One expert thinks these studies alone cannot determine whether increased risk of lung cancer associated with gene variants on chromosome 15 is due to smoking or some other cause.
"Because there is such a powerful environmental effect of smoking on lung cancer, we can't say for certain whether the association in that part of the genome is related directly to smoking or to the cancer process itself or an interaction of the two," said Dr. Stephen J. Chanock, chief of the Laboratory of Translational Genomics at the U.S. National Cancer Institute and co-author of an accompanying Nature editorial.
Chanock thinks the increased risk for lung cancer results from interaction of smoking and the variants' role in cancer.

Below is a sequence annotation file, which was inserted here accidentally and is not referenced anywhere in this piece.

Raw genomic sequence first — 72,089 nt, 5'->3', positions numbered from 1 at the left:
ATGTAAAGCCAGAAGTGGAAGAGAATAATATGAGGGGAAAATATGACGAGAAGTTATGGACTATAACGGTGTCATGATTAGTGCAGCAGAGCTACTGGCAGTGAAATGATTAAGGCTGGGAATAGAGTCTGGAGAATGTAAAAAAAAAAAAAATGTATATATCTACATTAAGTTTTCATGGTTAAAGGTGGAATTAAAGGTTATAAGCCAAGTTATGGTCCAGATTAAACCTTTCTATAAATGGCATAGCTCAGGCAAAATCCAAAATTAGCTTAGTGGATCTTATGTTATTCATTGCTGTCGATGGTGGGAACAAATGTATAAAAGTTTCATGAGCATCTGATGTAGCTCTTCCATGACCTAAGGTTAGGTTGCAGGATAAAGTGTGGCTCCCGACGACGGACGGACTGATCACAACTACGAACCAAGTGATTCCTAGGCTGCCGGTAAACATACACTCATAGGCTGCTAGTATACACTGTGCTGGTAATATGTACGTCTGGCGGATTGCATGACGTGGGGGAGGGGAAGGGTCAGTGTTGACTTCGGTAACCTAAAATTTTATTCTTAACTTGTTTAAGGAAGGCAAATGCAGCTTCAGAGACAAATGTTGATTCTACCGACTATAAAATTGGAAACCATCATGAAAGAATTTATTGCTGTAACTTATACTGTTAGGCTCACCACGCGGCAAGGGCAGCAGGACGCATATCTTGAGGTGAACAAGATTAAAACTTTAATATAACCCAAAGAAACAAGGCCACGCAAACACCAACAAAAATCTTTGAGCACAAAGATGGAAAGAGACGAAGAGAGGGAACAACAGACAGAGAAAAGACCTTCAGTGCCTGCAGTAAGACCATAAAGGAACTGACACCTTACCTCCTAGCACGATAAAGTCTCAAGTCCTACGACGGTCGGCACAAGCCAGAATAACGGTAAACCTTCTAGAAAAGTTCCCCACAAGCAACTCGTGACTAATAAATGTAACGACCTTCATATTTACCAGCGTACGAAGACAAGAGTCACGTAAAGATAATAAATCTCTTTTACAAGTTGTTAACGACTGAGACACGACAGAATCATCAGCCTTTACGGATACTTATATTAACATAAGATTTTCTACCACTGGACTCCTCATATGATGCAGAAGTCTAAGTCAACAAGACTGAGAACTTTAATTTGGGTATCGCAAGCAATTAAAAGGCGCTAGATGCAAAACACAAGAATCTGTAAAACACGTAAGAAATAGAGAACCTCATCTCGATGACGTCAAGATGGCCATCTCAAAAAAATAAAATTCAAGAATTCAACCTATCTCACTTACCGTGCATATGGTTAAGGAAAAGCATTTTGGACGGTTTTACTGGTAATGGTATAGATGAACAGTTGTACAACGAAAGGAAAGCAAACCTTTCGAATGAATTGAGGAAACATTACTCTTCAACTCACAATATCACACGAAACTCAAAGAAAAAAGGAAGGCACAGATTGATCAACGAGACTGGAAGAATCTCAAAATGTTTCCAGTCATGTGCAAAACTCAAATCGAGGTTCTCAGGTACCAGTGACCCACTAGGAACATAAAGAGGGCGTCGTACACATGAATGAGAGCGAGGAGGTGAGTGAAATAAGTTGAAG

"This region is contributing to smoking behavior, and it may also contribute to the process that leads cells astray to develop cancer, particularly in the lungs," Chanock said. "The question is, which is it driving more, lung cancer or the smoking."
For more about lung cancer, visit the American Lung Association.
SOURCES: April 1, 2008, teleconference with: Kari Stefansson, M.D., president deCODE genetics Inc., Reykjavk, Iceland; Paul Brennan, Ph.D., International Agency for Research on Cancer, Lyon, France; Christopher Amos, Ph.D., M.D. Anderson Cancer Center, Houston; Stephen J. Chanock, M.D., chief, Laboratory of Translational Genomics, U.S. National Cancer Institute, Bethesda, Md.; April 3, 2008, Nature; April 2, 2008, online, Nature Genetics
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